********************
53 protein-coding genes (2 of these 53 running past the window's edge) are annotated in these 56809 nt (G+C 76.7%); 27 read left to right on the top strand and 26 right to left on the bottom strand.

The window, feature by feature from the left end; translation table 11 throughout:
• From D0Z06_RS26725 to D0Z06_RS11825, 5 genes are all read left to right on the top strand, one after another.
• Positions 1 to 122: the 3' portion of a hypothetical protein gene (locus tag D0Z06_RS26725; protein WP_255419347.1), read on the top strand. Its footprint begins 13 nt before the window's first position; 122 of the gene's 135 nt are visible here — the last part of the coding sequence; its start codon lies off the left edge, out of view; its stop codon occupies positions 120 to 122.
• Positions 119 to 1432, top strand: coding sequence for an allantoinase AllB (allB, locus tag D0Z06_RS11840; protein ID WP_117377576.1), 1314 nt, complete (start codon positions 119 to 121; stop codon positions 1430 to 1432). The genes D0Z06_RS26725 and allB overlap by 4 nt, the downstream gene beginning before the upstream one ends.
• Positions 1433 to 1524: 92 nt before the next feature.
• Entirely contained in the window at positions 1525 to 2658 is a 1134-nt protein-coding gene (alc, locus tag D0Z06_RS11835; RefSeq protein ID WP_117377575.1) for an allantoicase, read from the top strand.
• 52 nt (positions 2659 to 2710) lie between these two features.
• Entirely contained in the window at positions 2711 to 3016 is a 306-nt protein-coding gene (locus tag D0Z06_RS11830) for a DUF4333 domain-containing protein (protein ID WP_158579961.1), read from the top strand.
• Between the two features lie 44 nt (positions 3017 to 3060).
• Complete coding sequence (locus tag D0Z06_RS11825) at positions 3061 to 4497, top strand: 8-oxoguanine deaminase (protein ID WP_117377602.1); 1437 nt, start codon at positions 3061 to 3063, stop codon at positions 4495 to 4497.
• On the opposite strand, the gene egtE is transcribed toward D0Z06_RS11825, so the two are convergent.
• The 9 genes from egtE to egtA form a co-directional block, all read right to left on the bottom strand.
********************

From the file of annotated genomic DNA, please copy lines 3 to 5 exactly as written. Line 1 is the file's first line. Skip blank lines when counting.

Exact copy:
• From D0Z06_RS26725 to D0Z06_RS11825, 5 genes are all read left to right on the top strand, one after another.
• Positions 1 to 122: the 3' portion of a hypothetical protein gene (locus tag D0Z06_RS26725; protein WP_255419347.1), read on the top strand. Its footprint begins 13 nt before the window's first position; 122 of the gene's 135 nt are visible here — the last part of the coding sequence; its start codon lies off the left edge, out of view; its stop codon occupies positions 120 to 122.
• Positions 119 to 1432, top strand: coding sequence for an allantoinase AllB (allB, locus tag D0Z06_RS11840; protein ID WP_117377576.1), 1314 nt, complete (start codon positions 119 to 121; stop codon positions 1430 to 1432). The genes D0Z06_RS26725 and allB overlap by 4 nt, the downstream gene beginning before the upstream one ends.